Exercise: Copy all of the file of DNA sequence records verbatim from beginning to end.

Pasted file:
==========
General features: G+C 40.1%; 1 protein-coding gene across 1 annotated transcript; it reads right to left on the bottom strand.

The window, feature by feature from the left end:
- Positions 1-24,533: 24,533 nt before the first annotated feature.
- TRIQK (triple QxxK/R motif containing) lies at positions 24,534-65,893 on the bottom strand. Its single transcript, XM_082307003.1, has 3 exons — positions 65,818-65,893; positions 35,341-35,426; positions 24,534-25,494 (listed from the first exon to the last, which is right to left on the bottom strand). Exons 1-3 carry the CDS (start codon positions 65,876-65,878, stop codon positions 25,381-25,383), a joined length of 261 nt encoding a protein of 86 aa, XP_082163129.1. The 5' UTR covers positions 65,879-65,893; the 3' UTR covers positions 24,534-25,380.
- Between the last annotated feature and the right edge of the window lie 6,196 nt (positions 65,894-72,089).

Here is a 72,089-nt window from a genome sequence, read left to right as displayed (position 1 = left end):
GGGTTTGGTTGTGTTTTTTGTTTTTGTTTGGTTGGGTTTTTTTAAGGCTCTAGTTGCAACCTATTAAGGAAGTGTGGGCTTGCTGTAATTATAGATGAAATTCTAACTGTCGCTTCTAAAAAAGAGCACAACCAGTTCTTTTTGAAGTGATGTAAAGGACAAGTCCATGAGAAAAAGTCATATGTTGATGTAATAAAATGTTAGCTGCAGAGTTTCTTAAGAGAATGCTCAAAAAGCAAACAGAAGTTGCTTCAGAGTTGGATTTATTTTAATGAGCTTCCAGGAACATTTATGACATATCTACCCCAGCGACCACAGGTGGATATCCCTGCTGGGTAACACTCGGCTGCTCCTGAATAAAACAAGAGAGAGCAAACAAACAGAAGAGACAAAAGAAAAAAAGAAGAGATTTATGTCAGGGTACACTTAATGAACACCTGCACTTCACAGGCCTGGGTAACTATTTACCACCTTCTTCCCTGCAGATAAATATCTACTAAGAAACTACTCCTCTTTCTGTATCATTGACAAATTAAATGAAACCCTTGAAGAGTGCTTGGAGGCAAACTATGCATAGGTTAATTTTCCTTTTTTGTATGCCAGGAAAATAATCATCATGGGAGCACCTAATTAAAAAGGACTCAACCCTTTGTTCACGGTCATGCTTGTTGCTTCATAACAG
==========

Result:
General features: G+C 40.1%; 1 protein-coding gene across 1 annotated transcript; it reads right to left on the bottom strand.

The window, feature by feature from the left end:
- Positions 1-24,533: 24,533 nt before the first annotated feature.
- TRIQK (triple QxxK/R motif containing) lies at positions 24,534-65,893 on the bottom strand. Its single transcript, XM_082307003.1, has 3 exons — positions 65,818-65,893; positions 35,341-35,426; positions 24,534-25,494 (listed from the first exon to the last, which is right to left on the bottom strand). Exons 1-3 carry the CDS (start codon positions 65,876-65,878, stop codon positions 25,381-25,383), a joined length of 261 nt encoding a protein of 86 aa, XP_082163129.1. The 5' UTR covers positions 65,879-65,893; the 3' UTR covers positions 24,534-25,380.
- Between the last annotated feature and the right edge of the window lie 6,196 nt (positions 65,894-72,089).

Here is a 72,089-nt window from a genome sequence, read left to right as displayed (position 1 = left end):
GGGTTTGGTTGTGTTTTTTGTTTTTGTTTGGTTGGGTTTTTTTAAGGCTCTAGTTGCAACCTATTAAGGAAGTGTGGGCTTGCTGTAATTATAGATGAAATTCTAACTGTCGCTTCTAAAAAAGAGCACAACCAGTTCTTTTTGAAGTGATGTAAAGGACAAGTCCATGAGAAAAAGTCATATGTTGATGTAATAAAATGTTAGCTGCAGAGTTTCTTAAGAGAATGCTCAAAAAGCAAACAGAAGTTGCTTCAGAGTTGGATTTATTTTAATGAGCTTCCAGGAACATTTATGACATATCTACCCCAGCGACCACAGGTGGATATCCCTGCTGGGTAACACTCGGCTGCTCCTGAATAAAACAAGAGAGAGCAAACAAACAGAAGAGACAAAAGAAAAAAAGAAGAGATTTATGTCAGGGTACACTTAATGAACACCTGCACTTCACAGGCCTGGGTAACTATTTACCACCTTCTTCCCTGCAGATAAATATCTACTAAGAAACTACTCCTCTTTCTGTATCATTGACAAATTAAATGAAACCCTTGAAGAGTGCTTGGAGGCAAACTATGCATAGGTTAATTTTCCTTTTTTGTATGCCAGGAAAATAATCATCATGGGAGCACCTAATTAAAAAGGACTCAACCCTTTGTTCACGGTCATGCTTGTTGCTTCATAACAG